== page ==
Betwixt and between

Simurgh

East, West by Salman Rushdie.
Vintage 1995 (1994)

“East, West, home’s best.” — 19th-century proverb *

If one has a foot in two regions where then is home? In these nine short stories — three published for the first time in this collection — Salman Rushdie explores the disorientation that some experience when cultures collide.

These aren’t polemical essays, however, but character studies, thumbnail sketches which allow us insights into individual lives with all their comforts and dilemmas, and as such are a joy to read. They include vignettes, parodies, fables and mini-tragedies, each item with an independent life but all linked by themes, imagination and wit.

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Bleak but beautiful

Ragusa (modern Dubrovnik)

Orsinian Tales
by Ursula Le Guin.
Panther Books 1976

These eleven tales set in the Ten Provinces of the imaginary country of Orsinia are bleak yet beautiful, vivid but melancholic, tinted with the grey dust of limestone plains, the wet surfaces of urban streets, and the golden light of autumnal groves.

Peopling these landscapes are quarrymen, nobles, musicians, factory workers, doctors, academics; whether eking out their lives in the Middle Ages, the Thirty Years War, or the tumultuous years of the twentieth century, characters speak of the fragility of human existence, of their cautious optimism and of individual heroism.

Writing during the long postwar period of the Cold War Ursula Le Guin invests her subjects with the humanity they deserve, allowing us episodic views of a land that draws not on one specific country but from many Central and Eastern European polities; extraordinarily she depicts an entirely credible geographical entity rooted in reality, despite telling us in the final tale in this collection, set in 1935, that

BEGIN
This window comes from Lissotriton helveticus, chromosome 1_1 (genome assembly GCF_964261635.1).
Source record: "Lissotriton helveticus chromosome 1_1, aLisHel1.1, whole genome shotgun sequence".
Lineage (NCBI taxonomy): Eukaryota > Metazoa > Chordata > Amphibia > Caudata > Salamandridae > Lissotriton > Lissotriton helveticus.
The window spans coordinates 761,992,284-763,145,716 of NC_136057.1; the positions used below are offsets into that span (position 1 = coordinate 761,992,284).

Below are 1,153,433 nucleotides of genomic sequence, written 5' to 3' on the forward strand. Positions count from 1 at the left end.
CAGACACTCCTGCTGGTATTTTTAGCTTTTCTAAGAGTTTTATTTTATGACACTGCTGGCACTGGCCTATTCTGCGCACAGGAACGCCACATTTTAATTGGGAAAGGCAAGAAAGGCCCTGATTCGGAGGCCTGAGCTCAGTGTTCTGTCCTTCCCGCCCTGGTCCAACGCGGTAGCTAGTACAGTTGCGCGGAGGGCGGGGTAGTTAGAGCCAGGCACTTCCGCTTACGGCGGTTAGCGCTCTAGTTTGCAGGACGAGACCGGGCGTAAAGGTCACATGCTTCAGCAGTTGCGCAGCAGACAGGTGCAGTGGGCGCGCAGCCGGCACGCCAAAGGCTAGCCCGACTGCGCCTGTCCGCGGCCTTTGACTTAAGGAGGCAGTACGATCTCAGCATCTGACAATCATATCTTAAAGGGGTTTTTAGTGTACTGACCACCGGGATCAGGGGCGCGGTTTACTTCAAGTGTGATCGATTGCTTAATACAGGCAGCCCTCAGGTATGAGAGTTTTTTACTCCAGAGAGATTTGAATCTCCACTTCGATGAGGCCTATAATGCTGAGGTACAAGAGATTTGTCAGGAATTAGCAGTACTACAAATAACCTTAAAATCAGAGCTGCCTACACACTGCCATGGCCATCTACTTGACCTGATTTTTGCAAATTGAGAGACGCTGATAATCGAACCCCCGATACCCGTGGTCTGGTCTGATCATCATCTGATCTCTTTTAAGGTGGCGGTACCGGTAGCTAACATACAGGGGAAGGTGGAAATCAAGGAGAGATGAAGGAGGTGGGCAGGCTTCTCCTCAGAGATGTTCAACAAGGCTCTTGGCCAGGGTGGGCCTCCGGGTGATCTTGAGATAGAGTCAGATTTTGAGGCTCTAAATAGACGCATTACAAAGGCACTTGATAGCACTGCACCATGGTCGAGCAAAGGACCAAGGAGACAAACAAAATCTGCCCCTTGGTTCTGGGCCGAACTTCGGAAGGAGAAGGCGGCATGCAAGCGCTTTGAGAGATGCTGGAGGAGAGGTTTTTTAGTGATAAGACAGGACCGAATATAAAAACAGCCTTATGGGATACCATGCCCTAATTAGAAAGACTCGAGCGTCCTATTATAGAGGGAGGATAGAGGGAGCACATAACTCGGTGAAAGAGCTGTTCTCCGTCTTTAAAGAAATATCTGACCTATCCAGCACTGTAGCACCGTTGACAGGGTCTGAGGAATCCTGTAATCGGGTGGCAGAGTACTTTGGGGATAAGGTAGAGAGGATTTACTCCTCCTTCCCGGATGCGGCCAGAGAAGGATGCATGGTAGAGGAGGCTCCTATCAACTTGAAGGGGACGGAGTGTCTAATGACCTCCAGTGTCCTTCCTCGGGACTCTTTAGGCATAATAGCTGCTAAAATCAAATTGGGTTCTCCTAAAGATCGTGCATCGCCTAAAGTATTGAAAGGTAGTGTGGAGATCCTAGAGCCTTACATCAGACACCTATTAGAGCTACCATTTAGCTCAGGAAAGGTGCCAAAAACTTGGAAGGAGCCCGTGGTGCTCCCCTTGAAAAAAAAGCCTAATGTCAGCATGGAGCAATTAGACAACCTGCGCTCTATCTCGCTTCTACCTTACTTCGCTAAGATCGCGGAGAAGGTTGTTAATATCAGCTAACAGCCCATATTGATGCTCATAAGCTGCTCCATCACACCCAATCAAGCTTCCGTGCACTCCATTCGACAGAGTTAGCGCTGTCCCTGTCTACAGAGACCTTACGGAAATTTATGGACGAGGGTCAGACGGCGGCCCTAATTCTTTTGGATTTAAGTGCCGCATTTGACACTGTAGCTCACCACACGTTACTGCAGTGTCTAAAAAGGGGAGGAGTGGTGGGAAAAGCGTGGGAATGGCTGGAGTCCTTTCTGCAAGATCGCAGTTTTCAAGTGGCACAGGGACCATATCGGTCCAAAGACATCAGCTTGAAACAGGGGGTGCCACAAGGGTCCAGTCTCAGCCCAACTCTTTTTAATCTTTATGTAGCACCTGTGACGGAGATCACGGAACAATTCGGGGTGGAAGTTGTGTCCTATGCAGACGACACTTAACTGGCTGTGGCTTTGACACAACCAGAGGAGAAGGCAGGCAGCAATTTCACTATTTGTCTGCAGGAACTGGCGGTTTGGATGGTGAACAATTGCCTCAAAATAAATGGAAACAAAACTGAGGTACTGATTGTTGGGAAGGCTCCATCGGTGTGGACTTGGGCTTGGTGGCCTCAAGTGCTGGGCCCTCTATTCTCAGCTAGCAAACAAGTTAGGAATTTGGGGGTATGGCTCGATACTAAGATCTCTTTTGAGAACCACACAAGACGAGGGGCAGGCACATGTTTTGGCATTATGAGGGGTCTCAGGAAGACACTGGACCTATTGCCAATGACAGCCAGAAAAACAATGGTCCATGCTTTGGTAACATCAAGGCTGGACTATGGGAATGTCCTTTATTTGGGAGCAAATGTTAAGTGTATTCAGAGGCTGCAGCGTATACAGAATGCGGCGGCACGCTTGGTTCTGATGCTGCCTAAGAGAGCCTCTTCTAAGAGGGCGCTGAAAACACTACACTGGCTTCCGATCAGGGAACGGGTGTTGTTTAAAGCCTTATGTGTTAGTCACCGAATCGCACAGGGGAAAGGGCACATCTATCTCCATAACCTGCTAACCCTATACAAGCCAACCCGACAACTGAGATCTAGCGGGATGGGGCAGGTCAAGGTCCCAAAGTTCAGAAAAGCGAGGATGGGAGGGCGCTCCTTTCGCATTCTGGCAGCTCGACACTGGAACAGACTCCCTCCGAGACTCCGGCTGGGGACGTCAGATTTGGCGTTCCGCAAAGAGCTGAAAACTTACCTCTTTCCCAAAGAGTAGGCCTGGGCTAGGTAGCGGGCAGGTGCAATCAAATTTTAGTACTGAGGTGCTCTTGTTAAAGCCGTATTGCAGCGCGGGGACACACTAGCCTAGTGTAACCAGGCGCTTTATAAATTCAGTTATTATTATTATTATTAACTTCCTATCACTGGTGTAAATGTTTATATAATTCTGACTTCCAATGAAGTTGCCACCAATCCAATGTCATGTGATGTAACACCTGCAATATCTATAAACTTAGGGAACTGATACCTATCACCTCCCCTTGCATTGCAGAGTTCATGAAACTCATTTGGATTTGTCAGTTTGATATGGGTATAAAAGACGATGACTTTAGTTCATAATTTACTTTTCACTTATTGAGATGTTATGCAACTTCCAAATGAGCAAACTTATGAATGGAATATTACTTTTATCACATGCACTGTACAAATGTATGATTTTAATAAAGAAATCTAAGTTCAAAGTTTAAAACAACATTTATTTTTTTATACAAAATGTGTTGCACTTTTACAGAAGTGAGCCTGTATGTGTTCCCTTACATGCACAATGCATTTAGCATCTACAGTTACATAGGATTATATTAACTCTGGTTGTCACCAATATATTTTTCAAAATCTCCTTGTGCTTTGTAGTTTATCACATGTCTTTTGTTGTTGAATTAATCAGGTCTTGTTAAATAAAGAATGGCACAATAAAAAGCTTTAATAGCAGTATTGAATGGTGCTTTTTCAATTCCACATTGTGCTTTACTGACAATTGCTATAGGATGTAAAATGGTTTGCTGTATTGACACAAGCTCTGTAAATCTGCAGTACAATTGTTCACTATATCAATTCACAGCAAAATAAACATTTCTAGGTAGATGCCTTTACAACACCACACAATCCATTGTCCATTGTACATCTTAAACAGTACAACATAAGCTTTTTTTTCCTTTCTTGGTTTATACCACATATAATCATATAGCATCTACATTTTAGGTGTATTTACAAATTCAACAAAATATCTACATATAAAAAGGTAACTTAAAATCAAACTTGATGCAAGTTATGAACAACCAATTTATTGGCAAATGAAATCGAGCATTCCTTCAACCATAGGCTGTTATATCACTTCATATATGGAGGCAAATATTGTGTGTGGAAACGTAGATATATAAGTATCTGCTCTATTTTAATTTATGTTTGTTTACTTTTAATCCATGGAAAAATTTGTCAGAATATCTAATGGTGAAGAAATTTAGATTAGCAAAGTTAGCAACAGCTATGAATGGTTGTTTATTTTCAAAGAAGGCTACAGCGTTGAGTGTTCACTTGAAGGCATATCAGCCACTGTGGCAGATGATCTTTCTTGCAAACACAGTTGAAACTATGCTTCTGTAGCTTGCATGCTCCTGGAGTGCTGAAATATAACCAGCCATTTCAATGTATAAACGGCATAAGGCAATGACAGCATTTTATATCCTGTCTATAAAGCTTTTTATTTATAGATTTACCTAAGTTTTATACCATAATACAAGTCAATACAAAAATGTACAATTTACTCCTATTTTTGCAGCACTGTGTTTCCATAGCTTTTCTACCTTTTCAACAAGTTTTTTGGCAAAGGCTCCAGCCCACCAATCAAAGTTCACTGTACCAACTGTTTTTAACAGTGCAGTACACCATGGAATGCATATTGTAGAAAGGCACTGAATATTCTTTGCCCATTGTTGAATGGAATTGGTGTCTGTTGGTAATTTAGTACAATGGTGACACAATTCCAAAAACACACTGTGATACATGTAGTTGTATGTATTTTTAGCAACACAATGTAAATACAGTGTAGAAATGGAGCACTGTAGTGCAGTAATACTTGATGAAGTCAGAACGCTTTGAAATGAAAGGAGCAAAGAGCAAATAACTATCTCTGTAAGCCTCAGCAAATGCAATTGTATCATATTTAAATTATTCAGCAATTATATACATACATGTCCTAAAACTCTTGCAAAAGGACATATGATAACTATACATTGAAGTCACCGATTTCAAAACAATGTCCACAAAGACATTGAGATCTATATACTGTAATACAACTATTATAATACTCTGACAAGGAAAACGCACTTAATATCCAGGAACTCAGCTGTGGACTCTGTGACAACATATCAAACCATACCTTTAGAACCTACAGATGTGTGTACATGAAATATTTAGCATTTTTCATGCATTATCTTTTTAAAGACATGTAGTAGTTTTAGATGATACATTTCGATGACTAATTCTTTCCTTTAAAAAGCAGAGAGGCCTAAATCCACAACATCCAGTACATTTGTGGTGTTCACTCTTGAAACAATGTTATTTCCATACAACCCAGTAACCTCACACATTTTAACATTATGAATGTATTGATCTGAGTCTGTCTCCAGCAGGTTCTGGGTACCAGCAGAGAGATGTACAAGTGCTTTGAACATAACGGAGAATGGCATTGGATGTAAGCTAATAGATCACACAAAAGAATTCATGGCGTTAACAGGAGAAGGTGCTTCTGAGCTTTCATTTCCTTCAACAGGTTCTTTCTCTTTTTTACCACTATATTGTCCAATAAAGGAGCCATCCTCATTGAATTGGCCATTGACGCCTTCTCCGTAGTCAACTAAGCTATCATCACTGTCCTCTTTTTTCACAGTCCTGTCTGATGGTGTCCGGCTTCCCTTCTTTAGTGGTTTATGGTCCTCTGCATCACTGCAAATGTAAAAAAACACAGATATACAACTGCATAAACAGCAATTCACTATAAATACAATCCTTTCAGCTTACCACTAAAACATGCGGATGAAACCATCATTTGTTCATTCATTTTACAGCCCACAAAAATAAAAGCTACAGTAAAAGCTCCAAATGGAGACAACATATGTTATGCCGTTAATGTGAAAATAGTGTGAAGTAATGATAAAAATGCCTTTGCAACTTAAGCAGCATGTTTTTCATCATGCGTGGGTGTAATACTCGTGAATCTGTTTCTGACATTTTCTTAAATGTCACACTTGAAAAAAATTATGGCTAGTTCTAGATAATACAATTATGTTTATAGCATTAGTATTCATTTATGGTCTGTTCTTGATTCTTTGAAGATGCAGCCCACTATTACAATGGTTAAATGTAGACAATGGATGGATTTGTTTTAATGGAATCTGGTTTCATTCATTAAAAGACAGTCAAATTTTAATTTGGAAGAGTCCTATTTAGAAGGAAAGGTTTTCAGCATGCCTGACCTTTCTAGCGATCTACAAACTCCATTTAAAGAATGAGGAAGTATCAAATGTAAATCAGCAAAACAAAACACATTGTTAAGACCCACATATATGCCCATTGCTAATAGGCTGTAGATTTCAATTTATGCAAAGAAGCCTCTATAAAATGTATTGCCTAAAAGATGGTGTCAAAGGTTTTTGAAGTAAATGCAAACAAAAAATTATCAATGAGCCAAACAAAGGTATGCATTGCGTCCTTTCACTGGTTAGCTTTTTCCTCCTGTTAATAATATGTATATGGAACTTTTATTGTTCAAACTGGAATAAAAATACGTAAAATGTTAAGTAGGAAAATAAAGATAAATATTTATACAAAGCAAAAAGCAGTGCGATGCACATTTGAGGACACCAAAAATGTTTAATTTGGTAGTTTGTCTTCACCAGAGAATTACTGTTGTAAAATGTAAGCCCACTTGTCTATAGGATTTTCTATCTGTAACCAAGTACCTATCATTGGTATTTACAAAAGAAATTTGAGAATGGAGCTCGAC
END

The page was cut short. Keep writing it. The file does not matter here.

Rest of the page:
all this happened a long time ago, nearly forty years ago; I do not know if it happens now, even in imaginary countries.

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Bittersweet symphony

Piazza (image credit: Polina Kostova /Pexels)

Nocturnes:
Five Stories of Music and Nightfall
by Kazuo Ishiguro,
Faber and Faber 2010 (2009)

This quintet of brief narratives told by different musicians and one music-lover, all told in the first person, describe relationships and acquaintances which never quite run smooth. Though ‘nocturne’ strictly describes a nighttime piece of music some of these stories have a daytime feel even when their tones can be dark.

The settings vary, moving from Venice to London, the Welsh Marches to Beverly Hills, and ending in an unnamed Italian town piazza.

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More brief narratives

I recently mentioned that I had several collections of short stories in hand which I intended to get round to in the near future using the tag the Library of Brief Narratives. It’s my intention to include as many short story titles as I can bear throughout 2021, but to get off to a flying start by reviewing a couple of them in December.

I’ve already listed selections and collections with or including realist themes. Now, as a further amuse-bouche for you all, comes another listing of titles with a more speculative range of genres, from SF and fantasy through fairytales and on to horror and suspense.

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